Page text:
Serial Bullet?


#1

I need help from someone with both a military mind and a grasp of the English language. I have the first but not the second.

In military jargon, a Serial Bullet Rifle (SBR) or Serial Flechette Rifle (SFR)means one bullet or one flechette at a time. So why are they called “Serial” and not “Single”. Or did somebody simply type in the wrong word somewhere along the line, and it stuck?

Ray


#2

From my reading of “SPIW: The Deadliest Weapon That Never Was”, it appears that they were simply using “serial” as another word for “burst”; the first time I can see the word pop up was during 1968, when various programmes were joined together for study under the US Army’s “Future Rifle Plan”; this was after the first part of the SPIW programme had been a disappointing failure, but with several bright points of interest, and they were looking at three distinct plans based on the original SALVO recommendations: a serial bullet rifle (SBR), a serial flechette rifle (SFR), and a multi-flechette weapon that operated something like a shotgun, firing a “cloud” of flechettes all at once. Perhaps the “serial” designator was adopted primarily to distinguish the one-flechette-at-a-time “burst” SPIW from the multi-flechette version? Both were operating one the same idea; increasing hit probability by scattering the projectiles around the point of aim, but trying different methods to get there.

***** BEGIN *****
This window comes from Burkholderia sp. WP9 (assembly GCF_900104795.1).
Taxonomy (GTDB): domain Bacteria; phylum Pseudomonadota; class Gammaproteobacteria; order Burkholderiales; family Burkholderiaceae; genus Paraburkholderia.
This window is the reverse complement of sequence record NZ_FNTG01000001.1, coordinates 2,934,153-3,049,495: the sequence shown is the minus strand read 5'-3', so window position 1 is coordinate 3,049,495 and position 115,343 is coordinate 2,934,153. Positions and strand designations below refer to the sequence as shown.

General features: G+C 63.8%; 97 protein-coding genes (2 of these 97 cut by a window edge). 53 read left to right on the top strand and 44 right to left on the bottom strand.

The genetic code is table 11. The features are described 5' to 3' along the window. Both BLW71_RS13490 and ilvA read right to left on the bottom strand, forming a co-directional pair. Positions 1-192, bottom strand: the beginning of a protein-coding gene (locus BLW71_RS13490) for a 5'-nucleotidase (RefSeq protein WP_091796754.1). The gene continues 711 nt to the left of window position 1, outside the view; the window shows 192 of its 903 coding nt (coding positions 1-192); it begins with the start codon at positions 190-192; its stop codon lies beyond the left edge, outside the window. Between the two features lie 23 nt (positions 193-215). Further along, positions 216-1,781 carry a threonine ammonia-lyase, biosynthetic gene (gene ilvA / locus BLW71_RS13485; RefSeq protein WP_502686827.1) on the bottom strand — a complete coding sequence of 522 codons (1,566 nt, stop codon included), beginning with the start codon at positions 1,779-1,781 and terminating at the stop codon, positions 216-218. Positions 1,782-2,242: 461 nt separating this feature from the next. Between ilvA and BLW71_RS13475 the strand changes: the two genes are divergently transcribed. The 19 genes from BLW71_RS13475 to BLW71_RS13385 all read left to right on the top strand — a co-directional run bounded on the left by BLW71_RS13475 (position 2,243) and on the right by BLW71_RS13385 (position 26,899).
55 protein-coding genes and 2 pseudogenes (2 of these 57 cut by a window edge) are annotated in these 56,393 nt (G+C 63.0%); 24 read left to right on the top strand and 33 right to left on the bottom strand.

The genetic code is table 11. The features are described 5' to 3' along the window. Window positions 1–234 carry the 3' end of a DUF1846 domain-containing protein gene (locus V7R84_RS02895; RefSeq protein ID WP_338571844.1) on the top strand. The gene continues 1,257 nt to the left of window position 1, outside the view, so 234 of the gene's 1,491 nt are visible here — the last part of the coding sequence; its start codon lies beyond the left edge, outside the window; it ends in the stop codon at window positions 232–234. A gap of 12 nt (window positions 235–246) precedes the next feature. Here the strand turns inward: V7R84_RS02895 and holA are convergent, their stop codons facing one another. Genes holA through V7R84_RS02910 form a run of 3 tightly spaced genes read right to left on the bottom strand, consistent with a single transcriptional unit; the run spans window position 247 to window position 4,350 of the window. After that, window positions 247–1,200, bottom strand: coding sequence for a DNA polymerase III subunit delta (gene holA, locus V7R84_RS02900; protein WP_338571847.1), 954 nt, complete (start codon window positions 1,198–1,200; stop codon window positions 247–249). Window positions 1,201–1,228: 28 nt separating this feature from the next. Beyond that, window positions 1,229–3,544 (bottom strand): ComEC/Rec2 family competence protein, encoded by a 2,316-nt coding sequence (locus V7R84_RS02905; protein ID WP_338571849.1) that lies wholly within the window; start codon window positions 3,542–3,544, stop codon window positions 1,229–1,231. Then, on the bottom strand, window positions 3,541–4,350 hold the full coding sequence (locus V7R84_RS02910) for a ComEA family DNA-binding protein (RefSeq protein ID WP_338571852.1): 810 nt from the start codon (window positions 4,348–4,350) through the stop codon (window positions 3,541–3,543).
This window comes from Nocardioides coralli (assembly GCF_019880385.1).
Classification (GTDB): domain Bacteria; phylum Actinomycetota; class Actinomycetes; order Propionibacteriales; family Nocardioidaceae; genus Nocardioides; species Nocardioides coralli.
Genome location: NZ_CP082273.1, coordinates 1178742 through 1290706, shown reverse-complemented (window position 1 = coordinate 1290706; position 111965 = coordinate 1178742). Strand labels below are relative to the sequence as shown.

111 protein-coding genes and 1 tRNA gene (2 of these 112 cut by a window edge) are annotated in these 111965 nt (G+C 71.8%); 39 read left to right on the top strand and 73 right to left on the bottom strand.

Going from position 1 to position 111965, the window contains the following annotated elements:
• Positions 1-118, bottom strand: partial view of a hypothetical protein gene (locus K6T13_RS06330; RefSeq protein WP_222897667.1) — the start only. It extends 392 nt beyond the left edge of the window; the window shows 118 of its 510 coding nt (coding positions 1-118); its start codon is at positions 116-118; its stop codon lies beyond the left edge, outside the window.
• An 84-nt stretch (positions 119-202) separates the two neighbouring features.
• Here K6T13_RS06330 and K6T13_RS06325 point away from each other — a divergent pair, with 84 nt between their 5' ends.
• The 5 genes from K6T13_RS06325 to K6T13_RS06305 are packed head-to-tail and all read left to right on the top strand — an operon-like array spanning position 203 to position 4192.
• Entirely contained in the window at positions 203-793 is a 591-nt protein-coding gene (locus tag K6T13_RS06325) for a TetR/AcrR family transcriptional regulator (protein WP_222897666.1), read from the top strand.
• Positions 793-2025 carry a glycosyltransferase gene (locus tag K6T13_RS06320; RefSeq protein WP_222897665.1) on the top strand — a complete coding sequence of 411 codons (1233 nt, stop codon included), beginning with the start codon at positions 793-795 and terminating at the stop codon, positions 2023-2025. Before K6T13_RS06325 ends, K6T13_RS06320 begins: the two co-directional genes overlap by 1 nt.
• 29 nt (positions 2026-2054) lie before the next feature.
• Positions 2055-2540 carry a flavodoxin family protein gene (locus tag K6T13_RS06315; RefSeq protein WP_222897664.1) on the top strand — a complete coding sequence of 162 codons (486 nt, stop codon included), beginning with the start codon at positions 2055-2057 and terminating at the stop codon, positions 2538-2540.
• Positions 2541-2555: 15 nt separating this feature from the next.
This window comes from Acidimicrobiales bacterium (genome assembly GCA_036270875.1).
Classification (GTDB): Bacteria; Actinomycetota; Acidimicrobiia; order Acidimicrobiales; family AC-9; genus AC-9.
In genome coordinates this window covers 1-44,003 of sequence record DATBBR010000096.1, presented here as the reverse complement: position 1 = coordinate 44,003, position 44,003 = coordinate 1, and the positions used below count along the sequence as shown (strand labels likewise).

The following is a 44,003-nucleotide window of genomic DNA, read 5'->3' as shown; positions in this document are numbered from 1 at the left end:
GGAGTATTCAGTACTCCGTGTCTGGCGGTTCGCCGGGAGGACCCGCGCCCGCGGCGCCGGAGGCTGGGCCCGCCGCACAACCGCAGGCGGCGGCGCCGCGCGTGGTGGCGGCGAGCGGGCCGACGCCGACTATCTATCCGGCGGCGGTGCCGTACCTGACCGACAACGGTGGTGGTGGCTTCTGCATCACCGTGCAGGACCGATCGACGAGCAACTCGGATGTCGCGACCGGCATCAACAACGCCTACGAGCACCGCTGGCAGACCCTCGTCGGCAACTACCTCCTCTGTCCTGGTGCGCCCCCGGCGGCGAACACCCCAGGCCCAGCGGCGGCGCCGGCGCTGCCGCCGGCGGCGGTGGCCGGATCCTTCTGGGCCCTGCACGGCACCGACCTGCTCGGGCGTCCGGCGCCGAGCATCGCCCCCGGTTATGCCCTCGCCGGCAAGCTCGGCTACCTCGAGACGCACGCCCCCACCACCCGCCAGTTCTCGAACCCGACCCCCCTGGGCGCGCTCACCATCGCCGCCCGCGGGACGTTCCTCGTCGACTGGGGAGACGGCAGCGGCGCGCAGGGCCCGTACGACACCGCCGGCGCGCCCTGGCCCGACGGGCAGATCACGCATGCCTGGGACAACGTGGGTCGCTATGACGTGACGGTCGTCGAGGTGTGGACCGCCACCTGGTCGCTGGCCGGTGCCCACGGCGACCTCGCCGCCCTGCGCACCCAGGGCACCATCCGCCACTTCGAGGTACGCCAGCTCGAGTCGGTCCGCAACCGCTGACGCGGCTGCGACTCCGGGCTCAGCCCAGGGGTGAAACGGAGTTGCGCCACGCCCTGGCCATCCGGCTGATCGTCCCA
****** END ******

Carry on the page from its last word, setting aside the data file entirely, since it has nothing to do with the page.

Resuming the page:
#3

SDC

Good points.

If you’ll look on page 105 of SPIW you’ll see some comments by GE Corp where they talk about using conventionally primed ammunition as adaptable “. . . to either a single flechette rifle (SFR) or a single bullet rifle (SBR) . . .” I’ve seen this same terminology used elswhere.

And I think the SBR concept was aimed at the 4.32mm (17 cal) cartridges. Were they intended to be fired in a “burst” mode?

Or maybe “Serial” meant “one of a series” such as the old Roy Rogers serials at the movies. (It just occured to me. What “Serials” did the Brits have??)

I still wonder if “Serial” wasn’t just another high class term to describe a simple concept. Kinda like Homologous to describe a bullet with the same shape as the M1 and M2.

Ray